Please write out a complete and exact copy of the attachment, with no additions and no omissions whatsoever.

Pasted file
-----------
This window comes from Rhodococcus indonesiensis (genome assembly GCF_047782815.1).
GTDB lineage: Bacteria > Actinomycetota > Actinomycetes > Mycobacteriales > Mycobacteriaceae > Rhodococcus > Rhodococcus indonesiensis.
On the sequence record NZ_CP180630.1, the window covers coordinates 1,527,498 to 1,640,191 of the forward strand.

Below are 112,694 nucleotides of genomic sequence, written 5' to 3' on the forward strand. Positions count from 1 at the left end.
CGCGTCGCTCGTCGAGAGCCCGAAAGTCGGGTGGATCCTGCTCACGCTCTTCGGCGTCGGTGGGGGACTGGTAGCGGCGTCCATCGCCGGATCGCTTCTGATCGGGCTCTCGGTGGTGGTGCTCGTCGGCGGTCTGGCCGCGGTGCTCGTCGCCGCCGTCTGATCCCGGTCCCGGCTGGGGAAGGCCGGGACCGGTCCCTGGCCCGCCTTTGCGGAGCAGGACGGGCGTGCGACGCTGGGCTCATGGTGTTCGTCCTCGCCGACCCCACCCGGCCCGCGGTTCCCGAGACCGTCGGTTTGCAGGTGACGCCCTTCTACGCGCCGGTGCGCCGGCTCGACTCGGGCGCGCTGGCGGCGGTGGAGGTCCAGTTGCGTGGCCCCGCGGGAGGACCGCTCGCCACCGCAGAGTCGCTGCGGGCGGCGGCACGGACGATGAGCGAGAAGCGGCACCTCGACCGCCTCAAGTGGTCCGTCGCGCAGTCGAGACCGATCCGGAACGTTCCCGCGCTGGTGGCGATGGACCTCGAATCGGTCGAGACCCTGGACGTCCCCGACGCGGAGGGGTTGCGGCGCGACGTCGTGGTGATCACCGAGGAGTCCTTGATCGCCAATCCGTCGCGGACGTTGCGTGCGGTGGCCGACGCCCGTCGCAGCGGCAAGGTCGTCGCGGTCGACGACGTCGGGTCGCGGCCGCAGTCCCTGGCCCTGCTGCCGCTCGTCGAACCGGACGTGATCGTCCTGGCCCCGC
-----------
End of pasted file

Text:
This window comes from Rhodococcus indonesiensis (genome assembly GCF_047782815.1).
GTDB lineage: Bacteria > Actinomycetota > Actinomycetes > Mycobacteriales > Mycobacteriaceae > Rhodococcus > Rhodococcus indonesiensis.
On the sequence record NZ_CP180630.1, the window covers coordinates 1,527,498 to 1,640,191 of the forward strand.

Below are 112,694 nucleotides of genomic sequence, written 5' to 3' on the forward strand. Positions count from 1 at the left end.
CGCGTCGCTCGTCGAGAGCCCGAAAGTCGGGTGGATCCTGCTCACGCTCTTCGGCGTCGGTGGGGGACTGGTAGCGGCGTCCATCGCCGGATCGCTTCTGATCGGGCTCTCGGTGGTGGTGCTCGTCGGCGGTCTGGCCGCGGTGCTCGTCGCCGCCGTCTGATCCCGGTCCCGGCTGGGGAAGGCCGGGACCGGTCCCTGGCCCGCCTTTGCGGAGCAGGACGGGCGTGCGACGCTGGGCTCATGGTGTTCGTCCTCGCCGACCCCACCCGGCCCGCGGTTCCCGAGACCGTCGGTTTGCAGGTGACGCCCTTCTACGCGCCGGTGCGCCGGCTCGACTCGGGCGCGCTGGCGGCGGTGGAGGTCCAGTTGCGTGGCCCCGCGGGAGGACCGCTCGCCACCGCAGAGTCGCTGCGGGCGGCGGCACGGACGATGAGCGAGAAGCGGCACCTCGACCGCCTCAAGTGGTCCGTCGCGCAGTCGAGACCGATCCGGAACGTTCCCGCGCTGGTGGCGATGGACCTCGAATCGGTCGAGACCCTGGACGTCCCCGACGCGGAGGGGTTGCGGCGCGACGTCGTGGTGATCACCGAGGAGTCCTTGATCGCCAATCCGTCGCGGACGTTGCGTGCGGTGGCCGACGCCCGTCGCAGCGGCAAGGTCGTCGCGGTCGACGACGTCGGGTCGCGGCCGCAGTCCCTGGCCCTGCTGCCGCTCGTCGAACCGGACGTGATCGTCCTGGCCCCGC